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Meaning Making in Middle Childhood: An Exploration of the Meaning of Ethnic Identity

Social identity, including identification with one's ethnic group, is an important aspect of social development. However, little is known about the subjective meaning associated with social group memberships, particularly during middle childhood. Using second- and fourth-graders responses to an open... Full description

Journal Title: Cultural Diversity and Ethnic Minority Psychology 2012, Vol.18(2), pp.99-108
Main Author: Rogers, Leoandra Onnie
Other Authors: Zosuls, Kristina M. , Halim, May Ling , Ruble, Diane , Hughes, Diane , Fuligni, Andrew
Format: Electronic Article Electronic Article
Language: English
Subjects:
ID: ISSN: 1099-9809 ; E-ISSN: 1939-0106 ; DOI: 10.1037/a0027691
Link: http://dx.doi.org/10.1037/a0027691
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recordid: apa_articles10.1037/a0027691
title: Meaning Making in Middle Childhood: An Exploration of the Meaning of Ethnic Identity
format: Article
creator:
  • Rogers, Leoandra Onnie
  • Zosuls, Kristina M.
  • Halim, May Ling
  • Ruble, Diane
  • Hughes, Diane
  • Fuligni, Andrew
subjects:
  • Ethnic Identity
  • Meaning
  • Middle Childhood
ispartof: Cultural Diversity and Ethnic Minority Psychology, 2012, Vol.18(2), pp.99-108
description: Social identity, including identification with one's ethnic group, is an important aspect of social development. However, little is known about the subjective meaning associated with social group memberships, particularly during middle childhood. Using second- and fourth-graders responses to an open-ended question, we explored the meaning of ethnic identity with a sample of Chinese, Dominican, Russian, White, and Black American children. Analyses revealed that middle childhood is an active period for meaning making as children described the ethnic identity to include ideas such as language, physical appearance, pride, relative social position, and culture. While there were few differences in the ethnic identity meaning responses of second- and fourth-grade children, the meaning of ethnic identity varied considerably across the ethnic groups underscoring how the unique features and experiences of different ethnic groups shapes the subjective meaning of ethnic identity. These findings align with prior research on the meaning of ethnic identity among adults and adolescents and offer insight for future research regarding the conceptualization and measurement of the meaning of social group membership.
language: eng
source:
identifier: ISSN: 1099-9809 ; E-ISSN: 1939-0106 ; DOI: 10.1037/a0027691
fulltext: fulltext
issn:
  • 1099-9809
  • 10999809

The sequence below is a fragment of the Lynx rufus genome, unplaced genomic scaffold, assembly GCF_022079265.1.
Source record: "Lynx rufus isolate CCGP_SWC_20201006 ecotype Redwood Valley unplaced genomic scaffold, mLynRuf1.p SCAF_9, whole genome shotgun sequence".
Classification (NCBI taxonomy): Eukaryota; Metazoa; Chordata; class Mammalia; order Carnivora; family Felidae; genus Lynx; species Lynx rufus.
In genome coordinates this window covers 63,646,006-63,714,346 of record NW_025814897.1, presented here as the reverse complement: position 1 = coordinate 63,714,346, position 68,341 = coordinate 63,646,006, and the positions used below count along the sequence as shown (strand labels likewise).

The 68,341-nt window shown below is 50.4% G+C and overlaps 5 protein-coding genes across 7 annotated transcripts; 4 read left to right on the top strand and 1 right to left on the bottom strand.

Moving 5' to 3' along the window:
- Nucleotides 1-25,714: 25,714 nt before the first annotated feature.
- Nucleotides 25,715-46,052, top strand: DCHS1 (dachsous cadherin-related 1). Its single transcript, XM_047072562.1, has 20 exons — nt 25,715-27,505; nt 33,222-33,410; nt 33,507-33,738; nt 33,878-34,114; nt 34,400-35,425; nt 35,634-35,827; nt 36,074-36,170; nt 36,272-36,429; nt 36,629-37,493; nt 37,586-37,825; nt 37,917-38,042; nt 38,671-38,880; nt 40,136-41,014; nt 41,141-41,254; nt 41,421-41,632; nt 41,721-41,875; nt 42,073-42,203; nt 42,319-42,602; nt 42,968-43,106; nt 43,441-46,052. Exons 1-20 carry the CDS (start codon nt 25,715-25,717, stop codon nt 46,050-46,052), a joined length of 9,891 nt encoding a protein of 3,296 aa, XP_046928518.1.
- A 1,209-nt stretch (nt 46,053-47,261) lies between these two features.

• 1939-0106
  • 19390106
url: Link


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descriptionSocial identity, including identification with one's ethnic group, is an important aspect of social development. However, little is known about the subjective meaning associated with social group memberships, particularly during middle childhood. Using second- and fourth-graders responses to an open-ended question, we explored the meaning of ethnic identity with a sample of Chinese, Dominican, Russian, White, and Black American children. Analyses revealed that middle childhood is an active period for meaning making as children described the ethnic identity to include ideas such as language, physical appearance, pride, relative social position, and culture. While there were few differences in the ethnic identity meaning responses of second- and fourth-grade children, the meaning of ethnic identity varied considerably across the ethnic groups underscoring how the unique features and experiences of different ethnic groups shapes the subjective meaning of ethnic identity. These findings align with prior research on the meaning of ethnic identity among adults and adolescents and offer insight for future research regarding the conceptualization and measurement of the meaning of social group membership.
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abstractSocial identity, including identification with one's ethnic group, is an important aspect of social development. However, little is known about the subjective meaning associated with social group memberships, particularly during middle childhood. Using second- and fourth-graders responses to an open-ended question, we explored the meaning of ethnic identity with a sample of Chinese, Dominican, Russian, White, and Black American children. Analyses revealed that middle childhood is an active period for meaning making as children described the ethnic identity to include ideas such as language, physical appearance, pride, relative social position, and culture. While there were few differences in the ethnic identity meaning responses of second- and fourth-grade children, the meaning of ethnic identity varied considerably across the ethnic groups underscoring how the unique features and experiences of different ethnic groups shapes the subjective meaning of ethnic identity. These findings align with prior research on the meaning of ethnic identity among adults and adolescents and offer insight for future research regarding the conceptualization and measurement of the meaning of social group membership.
pubEducational Publishing Foundation
doi10.1037/a0027691
date2012-04